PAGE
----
Unemployed illegal granted deferred action for playing Xbox
Though the 25-year-old illegal immigrant went for years without a job, the current administration apparently feels Jose Munoz deserves to spend more time in the U.S. based on his years of experience … playing video games!
Reports indicate he applied for deferred action status, using records of his extensive Xbox use to prove he’s been in the nation continuously for at least five years.
The Obama administration approved his request and he’s now free to roam around the nation unafraid of deportation.
According to the president’s guidelines on young illegals, Munoz met deferred status requirements by coming to the U.S. before the age of 16 without having reached the age of 30 along with having a high school diploma and unblemished criminal record.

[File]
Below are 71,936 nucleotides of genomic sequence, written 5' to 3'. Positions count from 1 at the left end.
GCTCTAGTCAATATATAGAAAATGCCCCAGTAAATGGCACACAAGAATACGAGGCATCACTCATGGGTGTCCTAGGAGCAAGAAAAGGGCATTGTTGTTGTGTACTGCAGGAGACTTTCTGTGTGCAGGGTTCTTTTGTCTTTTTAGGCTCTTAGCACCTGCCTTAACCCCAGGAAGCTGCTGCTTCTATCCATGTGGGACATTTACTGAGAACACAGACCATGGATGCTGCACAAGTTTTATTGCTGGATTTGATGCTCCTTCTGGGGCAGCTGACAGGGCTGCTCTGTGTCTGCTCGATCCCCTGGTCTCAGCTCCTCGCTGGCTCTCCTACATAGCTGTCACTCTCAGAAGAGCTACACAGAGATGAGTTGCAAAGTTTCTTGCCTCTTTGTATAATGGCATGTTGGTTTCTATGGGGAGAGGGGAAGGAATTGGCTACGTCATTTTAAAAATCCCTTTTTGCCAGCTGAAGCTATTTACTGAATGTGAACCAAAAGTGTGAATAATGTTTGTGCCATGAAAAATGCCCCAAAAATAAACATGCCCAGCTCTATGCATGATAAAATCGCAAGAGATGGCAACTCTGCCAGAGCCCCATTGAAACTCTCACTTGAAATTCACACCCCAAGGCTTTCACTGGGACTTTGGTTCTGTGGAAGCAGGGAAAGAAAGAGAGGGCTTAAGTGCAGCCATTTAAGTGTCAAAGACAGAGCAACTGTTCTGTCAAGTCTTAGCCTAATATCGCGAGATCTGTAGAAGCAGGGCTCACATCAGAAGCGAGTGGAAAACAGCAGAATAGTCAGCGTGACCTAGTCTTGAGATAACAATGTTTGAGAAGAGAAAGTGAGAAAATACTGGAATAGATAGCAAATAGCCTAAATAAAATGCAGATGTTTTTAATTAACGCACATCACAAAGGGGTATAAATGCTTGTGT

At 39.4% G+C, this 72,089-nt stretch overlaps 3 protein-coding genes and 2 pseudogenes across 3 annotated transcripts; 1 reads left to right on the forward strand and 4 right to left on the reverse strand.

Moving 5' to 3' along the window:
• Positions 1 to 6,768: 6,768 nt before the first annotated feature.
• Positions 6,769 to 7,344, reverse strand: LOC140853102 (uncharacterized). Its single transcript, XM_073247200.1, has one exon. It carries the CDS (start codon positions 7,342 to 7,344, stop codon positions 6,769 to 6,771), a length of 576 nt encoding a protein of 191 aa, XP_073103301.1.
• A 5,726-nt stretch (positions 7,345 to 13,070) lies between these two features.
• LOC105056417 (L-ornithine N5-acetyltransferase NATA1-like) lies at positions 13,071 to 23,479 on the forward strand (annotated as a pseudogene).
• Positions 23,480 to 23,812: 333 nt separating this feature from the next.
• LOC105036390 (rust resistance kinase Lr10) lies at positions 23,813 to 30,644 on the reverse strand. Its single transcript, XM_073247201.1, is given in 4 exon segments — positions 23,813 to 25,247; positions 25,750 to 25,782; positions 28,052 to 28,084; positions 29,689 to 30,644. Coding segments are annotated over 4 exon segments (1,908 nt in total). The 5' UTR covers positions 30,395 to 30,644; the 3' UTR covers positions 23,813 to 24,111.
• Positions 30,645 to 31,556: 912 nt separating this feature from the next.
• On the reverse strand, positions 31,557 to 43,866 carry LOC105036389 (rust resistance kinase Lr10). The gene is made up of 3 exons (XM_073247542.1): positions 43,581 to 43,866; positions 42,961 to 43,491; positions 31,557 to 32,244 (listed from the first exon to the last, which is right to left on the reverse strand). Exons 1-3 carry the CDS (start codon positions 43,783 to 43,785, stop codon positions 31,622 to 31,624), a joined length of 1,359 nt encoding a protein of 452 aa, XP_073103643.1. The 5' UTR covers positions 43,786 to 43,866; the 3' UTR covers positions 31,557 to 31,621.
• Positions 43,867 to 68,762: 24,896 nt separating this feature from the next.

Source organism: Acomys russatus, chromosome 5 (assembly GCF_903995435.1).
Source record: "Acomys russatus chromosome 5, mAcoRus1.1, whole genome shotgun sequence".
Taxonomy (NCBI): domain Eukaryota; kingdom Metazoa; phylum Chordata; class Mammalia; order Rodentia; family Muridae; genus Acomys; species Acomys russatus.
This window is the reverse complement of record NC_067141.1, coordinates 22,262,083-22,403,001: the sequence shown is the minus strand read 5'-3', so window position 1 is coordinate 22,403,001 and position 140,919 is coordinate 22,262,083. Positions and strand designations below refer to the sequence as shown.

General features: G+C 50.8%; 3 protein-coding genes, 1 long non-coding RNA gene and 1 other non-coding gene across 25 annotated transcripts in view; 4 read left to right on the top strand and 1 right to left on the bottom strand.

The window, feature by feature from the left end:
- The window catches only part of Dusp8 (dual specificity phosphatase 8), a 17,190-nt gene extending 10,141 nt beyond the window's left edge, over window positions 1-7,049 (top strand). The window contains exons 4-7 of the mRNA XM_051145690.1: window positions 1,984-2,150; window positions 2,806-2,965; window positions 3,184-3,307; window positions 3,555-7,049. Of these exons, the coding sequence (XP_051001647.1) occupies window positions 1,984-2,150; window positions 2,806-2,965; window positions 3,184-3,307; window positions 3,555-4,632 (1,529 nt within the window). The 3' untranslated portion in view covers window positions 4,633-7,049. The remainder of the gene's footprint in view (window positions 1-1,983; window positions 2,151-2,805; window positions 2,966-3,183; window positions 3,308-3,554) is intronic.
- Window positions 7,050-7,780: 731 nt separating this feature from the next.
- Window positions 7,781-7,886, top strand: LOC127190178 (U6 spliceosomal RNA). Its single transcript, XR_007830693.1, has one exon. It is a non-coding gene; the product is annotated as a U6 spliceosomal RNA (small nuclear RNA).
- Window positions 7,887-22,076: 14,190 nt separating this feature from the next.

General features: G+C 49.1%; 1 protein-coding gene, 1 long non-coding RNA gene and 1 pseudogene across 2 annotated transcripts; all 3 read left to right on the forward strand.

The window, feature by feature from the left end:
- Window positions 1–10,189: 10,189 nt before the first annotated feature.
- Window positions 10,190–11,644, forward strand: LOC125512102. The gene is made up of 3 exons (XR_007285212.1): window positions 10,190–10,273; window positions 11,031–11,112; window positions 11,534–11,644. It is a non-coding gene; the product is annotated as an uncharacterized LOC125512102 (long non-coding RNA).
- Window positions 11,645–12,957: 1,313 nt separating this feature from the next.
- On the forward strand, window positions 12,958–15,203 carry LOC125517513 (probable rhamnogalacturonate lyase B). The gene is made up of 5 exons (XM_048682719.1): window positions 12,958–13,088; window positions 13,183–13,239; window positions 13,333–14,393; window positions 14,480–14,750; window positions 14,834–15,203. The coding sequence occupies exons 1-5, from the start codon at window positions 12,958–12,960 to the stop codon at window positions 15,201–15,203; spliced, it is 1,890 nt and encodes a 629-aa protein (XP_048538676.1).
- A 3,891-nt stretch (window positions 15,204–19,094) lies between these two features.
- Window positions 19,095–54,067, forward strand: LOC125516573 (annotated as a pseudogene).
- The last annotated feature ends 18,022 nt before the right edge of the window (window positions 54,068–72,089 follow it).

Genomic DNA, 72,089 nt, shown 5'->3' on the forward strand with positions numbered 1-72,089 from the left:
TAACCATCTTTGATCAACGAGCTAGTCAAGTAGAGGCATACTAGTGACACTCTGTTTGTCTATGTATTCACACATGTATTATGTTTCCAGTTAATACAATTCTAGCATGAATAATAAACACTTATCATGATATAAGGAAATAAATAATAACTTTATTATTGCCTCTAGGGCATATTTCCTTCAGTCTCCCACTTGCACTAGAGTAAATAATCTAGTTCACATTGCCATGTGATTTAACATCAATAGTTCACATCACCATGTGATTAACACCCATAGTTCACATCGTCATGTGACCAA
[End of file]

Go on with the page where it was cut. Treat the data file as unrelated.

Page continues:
The leniency was ostensibly extended to provide an opportunity for these young adults to work in America, though, and any evidence of his work ethic was suspiciously missing from the information Munoz’s lawyer presented.
Using online data from his Microsoft Xbox, the illegal resident was able to submit extensive proof of his residency through game downloads and purchases as well as conversations with fellow gamers.
In light of his approval for deferred action, Munoz now claims he’s changed his tune and is no longer constantly playing games.
“I’ve had enough days off,” he said, adding he was “so bored” during his years and years as a couch potato.
Munoz’s story is just one of hundreds of thousands granted deferred action status since Obama signaled his intent to offer de facto amnesty to those who disregard our immigration laws.
In a nation defined by a declining work ethic and painfully bloated federal bureaucracy, bringing in more “professional” video game players like Munoz will only exacerbate both problematic trends.